Four collector buddies, four Monitor engines: It’s not such an unusual story … except that the four Monitors – all identical 1 hp engines – are extremely rare. Just seven of the 1 hp Monitors are known to exist.
“This is a very unusual Monitor,” says Bill Keene, a retired maintenance electrician. “Monitors in general are plentiful, but not the little 1 horse. The pump jack is part of the engine on the 1 hp Monitor: It does not bolt on. It’s a permanent part of the engine. They had a little pulley available so it could pull something little like a cream separator.”
Owners of the four Monitor engines are Bill, who lives in metropolitan Fort Worth, Texas; Robert Womack, Goldthwaite, Texas; Paul Armstrong, Hart, Texas; and Perry Kolb, Satanta, Kan. The three Texans belong to the same engine club, the Granbury, Texas Flywheelers. Perry, the lone Kansan, meets up with the others at occasional shows.
Engines are their common bond. Each is an enthusiastic collector.
“I’m looking for engines all the time,” says Robert, who works as a welder. “I don’t know when I’m not looking for engines. I enjoy the chase. When I’ve got the engine, and it’s running, sitting there going ‘kerfut, kerfut, kerfut’, well, there’s not much fun to that.”
Perry, a retired farmer, was the first to snag a 1 hp Monitor.
“I got my engine (number 6530) at an auction at Boonville, Mo., probably 15 years ago,” he says. He didn’t get any background on the engine’s history, but it was obvious that it had been well cared for.
“It was in good shape when I got it; in running order,” he says, “which is unusual.”
Produced by Baker Manufacturing in Evansville, Wis., most Monitor engines went to Kansas, Oklahoma, Texas, New Mexico – anywhere you’d see big ranch operations.
“Those little Monitors were primarily used to pump water in this part of the world,” Robert says. “You see very few around these parts that were set up for belt use. A lot of them had had their piston taken out, with a piece of wood or a plate and an electric motor, and were used as a pump jack engine.”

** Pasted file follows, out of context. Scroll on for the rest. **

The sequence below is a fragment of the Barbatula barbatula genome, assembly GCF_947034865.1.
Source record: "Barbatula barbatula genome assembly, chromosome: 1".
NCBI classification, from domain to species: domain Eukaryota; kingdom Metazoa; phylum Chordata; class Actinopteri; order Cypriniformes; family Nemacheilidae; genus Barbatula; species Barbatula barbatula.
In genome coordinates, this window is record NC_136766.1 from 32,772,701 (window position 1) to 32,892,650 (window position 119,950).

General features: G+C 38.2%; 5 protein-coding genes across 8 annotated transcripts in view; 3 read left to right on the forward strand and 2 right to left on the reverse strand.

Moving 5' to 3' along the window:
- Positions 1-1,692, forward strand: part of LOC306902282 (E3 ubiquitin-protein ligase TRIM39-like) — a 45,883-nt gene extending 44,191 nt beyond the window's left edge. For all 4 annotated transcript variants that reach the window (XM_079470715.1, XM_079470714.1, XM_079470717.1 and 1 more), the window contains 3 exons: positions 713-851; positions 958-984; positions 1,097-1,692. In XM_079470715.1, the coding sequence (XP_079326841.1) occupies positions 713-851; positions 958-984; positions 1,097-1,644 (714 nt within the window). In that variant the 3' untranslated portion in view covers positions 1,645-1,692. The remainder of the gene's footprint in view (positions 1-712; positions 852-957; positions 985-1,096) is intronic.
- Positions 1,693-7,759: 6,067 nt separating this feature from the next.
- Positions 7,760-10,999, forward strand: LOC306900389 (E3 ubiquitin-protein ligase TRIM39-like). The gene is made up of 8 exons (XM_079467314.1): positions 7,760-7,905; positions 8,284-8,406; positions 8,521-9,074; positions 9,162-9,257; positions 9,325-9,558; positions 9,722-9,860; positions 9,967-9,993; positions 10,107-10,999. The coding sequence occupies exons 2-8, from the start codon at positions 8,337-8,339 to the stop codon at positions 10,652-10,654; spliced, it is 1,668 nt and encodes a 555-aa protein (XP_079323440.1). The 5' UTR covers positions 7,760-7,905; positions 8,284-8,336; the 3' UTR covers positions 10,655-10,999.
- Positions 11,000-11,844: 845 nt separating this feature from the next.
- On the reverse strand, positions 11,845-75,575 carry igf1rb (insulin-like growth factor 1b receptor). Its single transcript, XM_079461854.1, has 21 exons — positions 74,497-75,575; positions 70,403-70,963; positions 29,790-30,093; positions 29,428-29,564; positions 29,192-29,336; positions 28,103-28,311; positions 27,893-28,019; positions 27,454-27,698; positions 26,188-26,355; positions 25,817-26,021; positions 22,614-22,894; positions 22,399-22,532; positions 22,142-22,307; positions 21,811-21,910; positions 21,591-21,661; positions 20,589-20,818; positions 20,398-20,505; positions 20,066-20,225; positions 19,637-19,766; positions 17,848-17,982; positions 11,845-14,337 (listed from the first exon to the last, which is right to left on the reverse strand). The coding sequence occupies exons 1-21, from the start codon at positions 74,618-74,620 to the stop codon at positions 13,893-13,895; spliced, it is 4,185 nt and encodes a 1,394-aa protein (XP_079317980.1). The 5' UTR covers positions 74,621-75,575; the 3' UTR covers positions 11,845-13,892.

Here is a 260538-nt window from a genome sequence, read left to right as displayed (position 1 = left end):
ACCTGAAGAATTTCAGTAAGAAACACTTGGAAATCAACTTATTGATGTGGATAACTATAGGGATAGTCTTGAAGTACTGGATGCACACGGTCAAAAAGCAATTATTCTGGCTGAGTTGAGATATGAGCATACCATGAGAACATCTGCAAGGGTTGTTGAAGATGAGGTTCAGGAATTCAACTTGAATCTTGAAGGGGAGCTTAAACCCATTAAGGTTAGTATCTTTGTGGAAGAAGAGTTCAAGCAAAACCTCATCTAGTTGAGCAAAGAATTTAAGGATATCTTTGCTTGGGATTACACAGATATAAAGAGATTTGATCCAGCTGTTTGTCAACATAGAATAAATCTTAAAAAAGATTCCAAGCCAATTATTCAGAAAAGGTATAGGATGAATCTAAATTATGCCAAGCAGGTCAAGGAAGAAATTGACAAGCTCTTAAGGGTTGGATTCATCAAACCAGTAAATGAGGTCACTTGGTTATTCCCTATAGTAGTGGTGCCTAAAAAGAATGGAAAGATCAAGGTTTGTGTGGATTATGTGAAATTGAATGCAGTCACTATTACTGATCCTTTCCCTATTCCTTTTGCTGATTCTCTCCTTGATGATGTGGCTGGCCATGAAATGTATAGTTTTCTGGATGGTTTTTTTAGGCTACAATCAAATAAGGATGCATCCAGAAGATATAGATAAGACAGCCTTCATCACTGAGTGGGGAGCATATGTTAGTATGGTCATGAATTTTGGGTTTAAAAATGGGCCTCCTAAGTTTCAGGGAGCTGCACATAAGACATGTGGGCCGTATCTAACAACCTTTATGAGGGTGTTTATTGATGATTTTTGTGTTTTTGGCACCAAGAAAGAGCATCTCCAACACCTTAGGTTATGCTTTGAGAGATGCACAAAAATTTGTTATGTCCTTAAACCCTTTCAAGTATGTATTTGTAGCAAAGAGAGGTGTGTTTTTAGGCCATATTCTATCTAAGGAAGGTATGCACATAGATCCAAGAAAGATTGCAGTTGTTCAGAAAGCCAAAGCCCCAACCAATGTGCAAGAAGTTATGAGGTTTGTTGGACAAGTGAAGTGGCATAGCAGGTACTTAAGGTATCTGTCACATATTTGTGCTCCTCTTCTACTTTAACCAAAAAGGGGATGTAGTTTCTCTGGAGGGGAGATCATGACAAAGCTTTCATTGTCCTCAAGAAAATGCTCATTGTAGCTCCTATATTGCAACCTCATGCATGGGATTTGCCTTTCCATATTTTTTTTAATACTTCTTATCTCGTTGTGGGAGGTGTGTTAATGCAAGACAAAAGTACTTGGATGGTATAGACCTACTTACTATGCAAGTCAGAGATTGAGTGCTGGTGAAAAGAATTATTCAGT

The two he scared up – his, and one he found for Bill Keene – fit that scenario. His Monitor’s serial number is 6294; Bill’s is numbered 6334.
“I got his within 30 miles of where I found mine. If had to make a guess,” he says, “I’d guess mine and Bill’s were shipped in the same boxcar.”
Robert found his Monitor at an engine show.
“It was missing a lot of parts,” he says. “The guy I bought it from wasn’t really a collector. The engine had been converted to run with electricity, and he hadn’t been able to find parts for it. There’s no source for new parts, but I had a lot of stuff I could use: I’ve got sort of a junkyard here. I worked on it for a week before it was in running condition. I did everything possible to mine. It clicks right along now.”
Bill’s engine, too, was missing parts when Robert found it. That’s typical of Monitors in the southwest, Robert says.
“One thing you run into with Monitors in this part of the world is that most of them have been left outside. They’re rusty, the engine is stuck, there’s parts missing,” he says. “People who’d be out fixing water wells, they’d borrow parts from an old abandoned engine nearby. A lot of them are not complete when you find them. Things like the timing mechanisms are gone, because they didn’t need those when they were used with electric motors.”